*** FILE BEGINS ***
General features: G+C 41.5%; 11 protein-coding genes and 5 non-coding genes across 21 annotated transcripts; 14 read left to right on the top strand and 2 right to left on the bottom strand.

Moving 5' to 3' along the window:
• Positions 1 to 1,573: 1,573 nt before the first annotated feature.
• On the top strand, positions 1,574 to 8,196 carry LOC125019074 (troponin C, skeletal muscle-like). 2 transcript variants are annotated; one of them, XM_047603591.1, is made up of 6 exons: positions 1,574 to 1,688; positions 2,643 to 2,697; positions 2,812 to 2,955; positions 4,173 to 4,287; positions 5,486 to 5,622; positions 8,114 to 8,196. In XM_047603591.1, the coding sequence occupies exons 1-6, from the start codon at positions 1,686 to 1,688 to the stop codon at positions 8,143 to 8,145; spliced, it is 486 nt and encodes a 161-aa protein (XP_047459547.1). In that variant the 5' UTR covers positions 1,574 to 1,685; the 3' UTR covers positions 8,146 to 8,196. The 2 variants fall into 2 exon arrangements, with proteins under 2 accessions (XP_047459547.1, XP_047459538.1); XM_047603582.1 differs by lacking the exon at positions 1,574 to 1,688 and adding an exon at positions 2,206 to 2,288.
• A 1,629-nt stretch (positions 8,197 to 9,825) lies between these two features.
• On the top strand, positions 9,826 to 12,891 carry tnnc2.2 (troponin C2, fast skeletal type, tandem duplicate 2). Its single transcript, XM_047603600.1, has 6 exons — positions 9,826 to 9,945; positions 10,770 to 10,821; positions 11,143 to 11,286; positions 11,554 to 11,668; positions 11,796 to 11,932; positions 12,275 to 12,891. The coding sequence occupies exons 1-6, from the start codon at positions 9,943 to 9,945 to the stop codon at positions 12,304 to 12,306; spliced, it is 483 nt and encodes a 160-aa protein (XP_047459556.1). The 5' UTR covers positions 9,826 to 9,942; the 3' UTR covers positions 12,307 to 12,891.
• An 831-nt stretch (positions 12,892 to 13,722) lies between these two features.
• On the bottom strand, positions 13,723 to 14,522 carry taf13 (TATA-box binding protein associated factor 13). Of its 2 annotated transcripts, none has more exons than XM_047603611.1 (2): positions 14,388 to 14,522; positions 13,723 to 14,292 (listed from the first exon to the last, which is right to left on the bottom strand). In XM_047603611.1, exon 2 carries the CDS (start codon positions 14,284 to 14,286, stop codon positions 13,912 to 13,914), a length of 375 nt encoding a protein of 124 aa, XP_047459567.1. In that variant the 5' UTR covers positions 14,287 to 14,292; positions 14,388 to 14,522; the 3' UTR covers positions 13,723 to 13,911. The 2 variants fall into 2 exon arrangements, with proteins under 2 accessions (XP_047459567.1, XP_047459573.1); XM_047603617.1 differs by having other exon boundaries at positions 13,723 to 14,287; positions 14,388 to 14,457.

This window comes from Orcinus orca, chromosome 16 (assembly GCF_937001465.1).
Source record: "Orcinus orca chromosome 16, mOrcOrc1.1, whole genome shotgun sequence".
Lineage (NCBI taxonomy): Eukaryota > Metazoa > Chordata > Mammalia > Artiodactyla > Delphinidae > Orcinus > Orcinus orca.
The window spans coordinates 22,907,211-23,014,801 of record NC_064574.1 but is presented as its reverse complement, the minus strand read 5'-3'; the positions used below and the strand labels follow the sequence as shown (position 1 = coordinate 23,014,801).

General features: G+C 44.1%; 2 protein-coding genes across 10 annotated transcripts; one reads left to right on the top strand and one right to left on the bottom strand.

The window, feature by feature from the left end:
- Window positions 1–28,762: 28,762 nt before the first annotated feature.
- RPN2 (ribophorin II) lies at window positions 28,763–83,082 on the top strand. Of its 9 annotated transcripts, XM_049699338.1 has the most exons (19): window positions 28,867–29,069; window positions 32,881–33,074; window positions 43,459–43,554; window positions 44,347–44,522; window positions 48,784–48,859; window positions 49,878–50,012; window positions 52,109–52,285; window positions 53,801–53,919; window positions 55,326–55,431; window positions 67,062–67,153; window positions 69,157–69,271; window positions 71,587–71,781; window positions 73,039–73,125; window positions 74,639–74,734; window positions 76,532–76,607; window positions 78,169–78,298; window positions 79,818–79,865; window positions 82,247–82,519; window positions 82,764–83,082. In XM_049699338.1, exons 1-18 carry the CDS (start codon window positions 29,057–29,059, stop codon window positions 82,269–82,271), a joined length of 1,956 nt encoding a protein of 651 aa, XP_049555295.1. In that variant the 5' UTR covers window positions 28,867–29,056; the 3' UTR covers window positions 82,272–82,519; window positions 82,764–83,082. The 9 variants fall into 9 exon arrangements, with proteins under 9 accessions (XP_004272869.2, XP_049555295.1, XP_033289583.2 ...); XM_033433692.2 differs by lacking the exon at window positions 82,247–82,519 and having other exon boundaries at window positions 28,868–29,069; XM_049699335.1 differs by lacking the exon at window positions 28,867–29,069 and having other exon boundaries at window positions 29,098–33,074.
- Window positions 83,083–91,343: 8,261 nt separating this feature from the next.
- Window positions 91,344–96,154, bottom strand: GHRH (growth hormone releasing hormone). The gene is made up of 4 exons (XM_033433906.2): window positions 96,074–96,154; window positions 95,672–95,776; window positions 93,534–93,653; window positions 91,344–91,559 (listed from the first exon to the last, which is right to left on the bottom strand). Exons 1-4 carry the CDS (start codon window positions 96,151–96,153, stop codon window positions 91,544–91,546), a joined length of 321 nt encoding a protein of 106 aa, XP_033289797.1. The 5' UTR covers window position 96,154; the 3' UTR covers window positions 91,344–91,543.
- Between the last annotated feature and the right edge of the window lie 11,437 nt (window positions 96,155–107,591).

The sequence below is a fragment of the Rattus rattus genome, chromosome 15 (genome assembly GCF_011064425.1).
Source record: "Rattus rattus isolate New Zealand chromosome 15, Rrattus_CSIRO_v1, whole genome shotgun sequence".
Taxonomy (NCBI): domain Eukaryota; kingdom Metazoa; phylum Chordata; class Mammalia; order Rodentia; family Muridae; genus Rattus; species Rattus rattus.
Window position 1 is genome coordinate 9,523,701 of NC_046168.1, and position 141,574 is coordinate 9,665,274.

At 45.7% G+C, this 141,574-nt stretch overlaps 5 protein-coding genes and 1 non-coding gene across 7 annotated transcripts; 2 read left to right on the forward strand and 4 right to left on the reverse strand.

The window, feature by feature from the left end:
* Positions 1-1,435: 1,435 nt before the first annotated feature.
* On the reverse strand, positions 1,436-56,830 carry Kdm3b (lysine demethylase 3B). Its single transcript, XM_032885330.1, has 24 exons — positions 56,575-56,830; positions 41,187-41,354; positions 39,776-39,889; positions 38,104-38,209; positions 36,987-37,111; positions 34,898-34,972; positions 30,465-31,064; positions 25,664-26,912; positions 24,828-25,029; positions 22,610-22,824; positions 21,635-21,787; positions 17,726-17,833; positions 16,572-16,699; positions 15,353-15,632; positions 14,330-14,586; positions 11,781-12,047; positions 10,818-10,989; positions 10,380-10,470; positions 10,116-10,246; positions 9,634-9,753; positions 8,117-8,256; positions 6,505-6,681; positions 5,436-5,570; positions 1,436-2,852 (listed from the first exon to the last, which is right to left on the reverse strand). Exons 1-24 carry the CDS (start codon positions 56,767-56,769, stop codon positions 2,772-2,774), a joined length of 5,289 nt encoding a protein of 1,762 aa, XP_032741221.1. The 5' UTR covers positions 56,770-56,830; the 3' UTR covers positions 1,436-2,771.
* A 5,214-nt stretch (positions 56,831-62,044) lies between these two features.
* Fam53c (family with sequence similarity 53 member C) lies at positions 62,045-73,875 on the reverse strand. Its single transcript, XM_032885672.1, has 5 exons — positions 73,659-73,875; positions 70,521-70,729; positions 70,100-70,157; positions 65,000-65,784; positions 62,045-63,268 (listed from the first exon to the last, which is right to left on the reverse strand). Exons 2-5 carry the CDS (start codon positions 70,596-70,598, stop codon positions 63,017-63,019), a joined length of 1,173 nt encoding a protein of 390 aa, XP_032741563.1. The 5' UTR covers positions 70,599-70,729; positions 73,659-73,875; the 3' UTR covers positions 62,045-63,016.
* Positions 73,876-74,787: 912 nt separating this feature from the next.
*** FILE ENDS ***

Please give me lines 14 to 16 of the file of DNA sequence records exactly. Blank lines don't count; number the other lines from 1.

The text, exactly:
The window, feature by feature from the left end:
- Window positions 1–28,762: 28,762 nt before the first annotated feature.
- RPN2 (ribophorin II) lies at window positions 28,763–83,082 on the top strand. Of its 9 annotated transcripts, XM_049699338.1 has the most exons (19): window positions 28,867–29,069; window positions 32,881–33,074; window positions 43,459–43,554; window positions 44,347–44,522; window positions 48,784–48,859; window positions 49,878–50,012; window positions 52,109–52,285; window positions 53,801–53,919; window positions 55,326–55,431; window positions 67,062–67,153; window positions 69,157–69,271; window positions 71,587–71,781; window positions 73,039–73,125; window positions 74,639–74,734; window positions 76,532–76,607; window positions 78,169–78,298; window positions 79,818–79,865; window positions 82,247–82,519; window positions 82,764–83,082. In XM_049699338.1, exons 1-18 carry the CDS (start codon window positions 29,057–29,059, stop codon window positions 82,269–82,271), a joined length of 1,956 nt encoding a protein of 651 aa, XP_049555295.1. In that variant the 5' UTR covers window positions 28,867–29,056; the 3' UTR covers window positions 82,272–82,519; window positions 82,764–83,082. The 9 variants fall into 9 exon arrangements, with proteins under 9 accessions (XP_004272869.2, XP_049555295.1, XP_033289583.2 ...); XM_033433692.2 differs by lacking the exon at window positions 82,247–82,519 and having other exon boundaries at window positions 28,868–29,069; XM_049699335.1 differs by lacking the exon at window positions 28,867–29,069 and having other exon boundaries at window positions 29,098–33,074.